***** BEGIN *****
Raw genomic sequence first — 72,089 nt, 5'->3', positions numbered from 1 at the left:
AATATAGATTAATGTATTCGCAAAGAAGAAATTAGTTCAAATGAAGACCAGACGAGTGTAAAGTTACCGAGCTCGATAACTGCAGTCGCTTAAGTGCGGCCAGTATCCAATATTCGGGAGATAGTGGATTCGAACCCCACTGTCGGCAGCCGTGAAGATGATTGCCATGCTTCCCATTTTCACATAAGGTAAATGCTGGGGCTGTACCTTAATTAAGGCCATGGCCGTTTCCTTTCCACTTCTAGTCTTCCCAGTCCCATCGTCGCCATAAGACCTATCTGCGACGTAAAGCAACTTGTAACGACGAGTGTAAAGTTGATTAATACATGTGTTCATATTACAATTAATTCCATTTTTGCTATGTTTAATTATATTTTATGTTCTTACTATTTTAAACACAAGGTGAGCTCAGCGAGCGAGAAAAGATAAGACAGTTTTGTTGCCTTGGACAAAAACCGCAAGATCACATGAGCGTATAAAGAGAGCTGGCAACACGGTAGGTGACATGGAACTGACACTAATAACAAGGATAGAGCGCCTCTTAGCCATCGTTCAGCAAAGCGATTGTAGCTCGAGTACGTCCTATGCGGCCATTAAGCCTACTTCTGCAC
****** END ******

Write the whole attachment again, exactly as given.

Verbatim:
Raw genomic sequence first — 72,089 nt, 5'->3', positions numbered from 1 at the left:
AATATAGATTAATGTATTCGCAAAGAAGAAATTAGTTCAAATGAAGACCAGACGAGTGTAAAGTTACCGAGCTCGATAACTGCAGTCGCTTAAGTGCGGCCAGTATCCAATATTCGGGAGATAGTGGATTCGAACCCCACTGTCGGCAGCCGTGAAGATGATTGCCATGCTTCCCATTTTCACATAAGGTAAATGCTGGGGCTGTACCTTAATTAAGGCCATGGCCGTTTCCTTTCCACTTCTAGTCTTCCCAGTCCCATCGTCGCCATAAGACCTATCTGCGACGTAAAGCAACTTGTAACGACGAGTGTAAAGTTGATTAATACATGTGTTCATATTACAATTAATTCCATTTTTGCTATGTTTAATTATATTTTATGTTCTTACTATTTTAAACACAAGGTGAGCTCAGCGAGCGAGAAAAGATAAGACAGTTTTGTTGCCTTGGACAAAAACCGCAAGATCACATGAGCGTATAAAGAGAGCTGGCAACACGGTAGGTGACATGGAACTGACACTAATAACAAGGATAGAGCGCCTCTTAGCCATCGTTCAGCAAAGCGATTGTAGCTCGAGTACGTCCTATGCGGCCATTAAGCCTACTTCTGCAC